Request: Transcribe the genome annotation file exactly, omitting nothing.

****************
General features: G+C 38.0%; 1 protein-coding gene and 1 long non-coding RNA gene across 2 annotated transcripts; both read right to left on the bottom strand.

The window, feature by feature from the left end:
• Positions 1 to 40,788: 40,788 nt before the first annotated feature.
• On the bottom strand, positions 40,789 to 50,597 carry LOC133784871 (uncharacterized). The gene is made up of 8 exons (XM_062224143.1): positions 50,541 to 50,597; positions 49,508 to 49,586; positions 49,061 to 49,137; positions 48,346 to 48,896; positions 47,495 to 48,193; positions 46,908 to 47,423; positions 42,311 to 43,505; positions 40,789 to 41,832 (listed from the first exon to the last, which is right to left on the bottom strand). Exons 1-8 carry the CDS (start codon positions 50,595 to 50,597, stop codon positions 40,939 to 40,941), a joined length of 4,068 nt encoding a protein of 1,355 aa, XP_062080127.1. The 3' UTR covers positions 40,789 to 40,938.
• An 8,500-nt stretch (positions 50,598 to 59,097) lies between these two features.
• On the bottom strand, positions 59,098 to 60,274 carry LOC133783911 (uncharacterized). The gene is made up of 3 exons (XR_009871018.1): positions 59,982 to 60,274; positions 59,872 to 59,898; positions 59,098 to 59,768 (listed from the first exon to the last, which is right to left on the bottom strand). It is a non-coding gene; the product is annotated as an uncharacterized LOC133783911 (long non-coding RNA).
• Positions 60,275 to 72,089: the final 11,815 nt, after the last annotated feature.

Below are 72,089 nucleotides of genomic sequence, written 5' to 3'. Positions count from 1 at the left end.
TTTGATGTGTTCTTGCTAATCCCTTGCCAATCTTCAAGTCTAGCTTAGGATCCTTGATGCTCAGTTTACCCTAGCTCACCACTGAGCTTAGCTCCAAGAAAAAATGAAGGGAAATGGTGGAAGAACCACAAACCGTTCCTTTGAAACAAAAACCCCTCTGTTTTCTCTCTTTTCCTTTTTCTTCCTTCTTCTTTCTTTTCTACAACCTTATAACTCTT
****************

General features: G+C 38.0%; 1 protein-coding gene and 1 long non-coding RNA gene across 2 annotated transcripts; both read right to left on the bottom strand.

The window, feature by feature from the left end:
• Positions 1 to 40,788: 40,788 nt before the first annotated feature.
• On the bottom strand, positions 40,789 to 50,597 carry LOC133784871 (uncharacterized). The gene is made up of 8 exons (XM_062224143.1): positions 50,541 to 50,597; positions 49,508 to 49,586; positions 49,061 to 49,137; positions 48,346 to 48,896; positions 47,495 to 48,193; positions 46,908 to 47,423; positions 42,311 to 43,505; positions 40,789 to 41,832 (listed from the first exon to the last, which is right to left on the bottom strand). Exons 1-8 carry the CDS (start codon positions 50,595 to 50,597, stop codon positions 40,939 to 40,941), a joined length of 4,068 nt encoding a protein of 1,355 aa, XP_062080127.1. The 3' UTR covers positions 40,789 to 40,938.
• An 8,500-nt stretch (positions 50,598 to 59,097) lies between these two features.
• On the bottom strand, positions 59,098 to 60,274 carry LOC133783911 (uncharacterized). The gene is made up of 3 exons (XR_009871018.1): positions 59,982 to 60,274; positions 59,872 to 59,898; positions 59,098 to 59,768 (listed from the first exon to the last, which is right to left on the bottom strand). It is a non-coding gene; the product is annotated as an uncharacterized LOC133783911 (long non-coding RNA).
• Positions 60,275 to 72,089: the final 11,815 nt, after the last annotated feature.

Below are 72,089 nucleotides of genomic sequence, written 5' to 3'. Positions count from 1 at the left end.
TTTGATGTGTTCTTGCTAATCCCTTGCCAATCTTCAAGTCTAGCTTAGGATCCTTGATGCTCAGTTTACCCTAGCTCACCACTGAGCTTAGCTCCAAGAAAAAATGAAGGGAAATGGTGGAAGAACCACAAACCGTTCCTTTGAAACAAAAACCCCTCTGTTTTCTCTCTTTTCCTTTTTCTTCCTTCTTCTTTCTTTTCTACAACCTTATAACTCTT